"Today's microfluidic lab-on-a-chip devices are often fabricated from a polymer--especially for medical applications where we often want cheap, disposable devices," remarks Papautsky, director of UC's BioMicroSystems Lab and the Micro/Nano Fabrication Engineering Research Center. "These devices contain a fixed arrangement of microchannels." Each lab-on-a-chip must be designed to serve a specific function, typically a single assay. "In essence, today's lab-on-a-chip devices are really instruments-on-chip," Papautsky adds. "By offering a possibility of creating custom microfluidic channel networks, our technology brings us closer to the concept of a lab-on-a-chip with its ability to perform multiple assays on a single device."

Capable of delivering high throughputs, conventional microfluidic devices are designed predominantly for continuous flows--for example, fluid flows propelled by syringe pumps, Papautsky explains. In contrast, a subset of microfluidics known as digital microfluidics manipulates discrete droplets using electric fields. The advantage of this approach is that droplets can be moved, combined, or separated over the 2-D area of the planar electrodes. In such devices, the manipulation of one or more droplets can be achieved by programming the order and location of the applied potential--a phenomenon that Papautsky likens to moving pieces on top of a chessboard. "Our technology combines these two domains," he says. "We use electric fields to create virtual microfluidic channels--virtual because they are not confined within physical walls. Then, we expect to be able to continuously move liquids through the established conduits."

The UC researchers' chip contains an array of polymer posts that are coated with a metal conducting electrode and a hydrophobic dielectric insulator material. When a potential is applied to the array, local changes in the wetting contact angle cause liquid to flow between the posts, forming virtual channels that can be manipulated to perform different types of assays.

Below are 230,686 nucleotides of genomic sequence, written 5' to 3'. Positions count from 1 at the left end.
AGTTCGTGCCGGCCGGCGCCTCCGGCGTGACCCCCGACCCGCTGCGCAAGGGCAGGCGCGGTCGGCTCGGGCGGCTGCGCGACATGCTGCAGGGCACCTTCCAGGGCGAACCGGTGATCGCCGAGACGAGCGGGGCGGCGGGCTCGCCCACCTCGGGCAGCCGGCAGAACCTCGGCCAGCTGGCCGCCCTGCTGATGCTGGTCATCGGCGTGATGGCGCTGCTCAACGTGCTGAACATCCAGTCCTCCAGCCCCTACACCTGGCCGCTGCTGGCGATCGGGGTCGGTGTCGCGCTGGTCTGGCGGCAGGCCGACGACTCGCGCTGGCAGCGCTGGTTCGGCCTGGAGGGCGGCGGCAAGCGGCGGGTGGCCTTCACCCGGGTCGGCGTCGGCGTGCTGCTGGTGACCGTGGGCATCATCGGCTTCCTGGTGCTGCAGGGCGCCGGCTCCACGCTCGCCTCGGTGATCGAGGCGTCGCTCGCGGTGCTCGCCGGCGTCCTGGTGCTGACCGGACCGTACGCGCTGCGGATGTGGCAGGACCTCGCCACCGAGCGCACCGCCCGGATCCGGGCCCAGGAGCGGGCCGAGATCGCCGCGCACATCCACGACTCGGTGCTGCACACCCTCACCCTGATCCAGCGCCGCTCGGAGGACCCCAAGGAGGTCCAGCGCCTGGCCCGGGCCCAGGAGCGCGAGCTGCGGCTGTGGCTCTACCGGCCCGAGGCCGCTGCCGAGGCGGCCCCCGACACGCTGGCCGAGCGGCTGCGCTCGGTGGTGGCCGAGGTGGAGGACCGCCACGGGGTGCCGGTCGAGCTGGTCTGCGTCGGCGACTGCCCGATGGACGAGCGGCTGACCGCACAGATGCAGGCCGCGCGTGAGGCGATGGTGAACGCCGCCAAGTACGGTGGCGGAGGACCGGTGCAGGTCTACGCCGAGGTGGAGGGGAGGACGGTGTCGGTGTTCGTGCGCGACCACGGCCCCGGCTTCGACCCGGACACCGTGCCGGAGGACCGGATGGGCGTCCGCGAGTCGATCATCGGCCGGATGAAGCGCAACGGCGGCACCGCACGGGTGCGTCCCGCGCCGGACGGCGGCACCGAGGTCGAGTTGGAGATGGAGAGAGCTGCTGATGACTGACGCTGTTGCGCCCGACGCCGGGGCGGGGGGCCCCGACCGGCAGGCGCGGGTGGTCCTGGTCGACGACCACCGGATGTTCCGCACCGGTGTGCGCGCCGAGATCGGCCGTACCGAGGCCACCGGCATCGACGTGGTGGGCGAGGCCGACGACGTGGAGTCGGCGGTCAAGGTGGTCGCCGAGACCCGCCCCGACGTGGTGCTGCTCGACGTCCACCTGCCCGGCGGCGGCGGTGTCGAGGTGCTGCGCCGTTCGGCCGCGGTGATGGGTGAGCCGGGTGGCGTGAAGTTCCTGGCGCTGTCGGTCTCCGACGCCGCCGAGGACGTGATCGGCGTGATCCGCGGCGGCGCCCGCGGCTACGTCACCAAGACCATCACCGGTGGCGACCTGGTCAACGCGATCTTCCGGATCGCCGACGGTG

Given this capability, the scientists' microfluidic chip could find its way into such medical applications as point-of-care diagnostic devices. "Essentially, our technology will permit multiple or sequential diagnostic assays to be performed using the same device. This would be of particular importance for resource-limited environments such as Third World countries," Papautsky says.

Heikenfeld and Papautsky are working with Philip Rack, an associate professor in the department of materials science and engineering at the University of Tennessee (Knoxville), on integrating their microfluidic chip with the same electronics that drive the pixels in an LCD display. As a result, the technology could be integrated into portable, handheld instruments. "Ultimately disposable, the microfluidic chip could be the size of a memory card or matchbook, and the handheld instrument or reader could be the size of an iPhone," Heikenfeld notes. "The chip could be inserted into the reader, and the reader software would permit the user to define assays or channel configurations, somewhat analogous to a glucose monitor."

Miniature Generator Converts Vibrations into Supplemental Power Sources for Implants

A miniature generator extends battery life in medical devices by harvesting vibrations from such movements as a person walking.

A miniature generator is picking up good vibrations and converting them into power sources. Developed at the University of Michigan (U-M; Ann Arbor), the energy-harvesting device could efficiently support implantable and body-worn medical devices by converting energy generated by movement into a supplemental power source.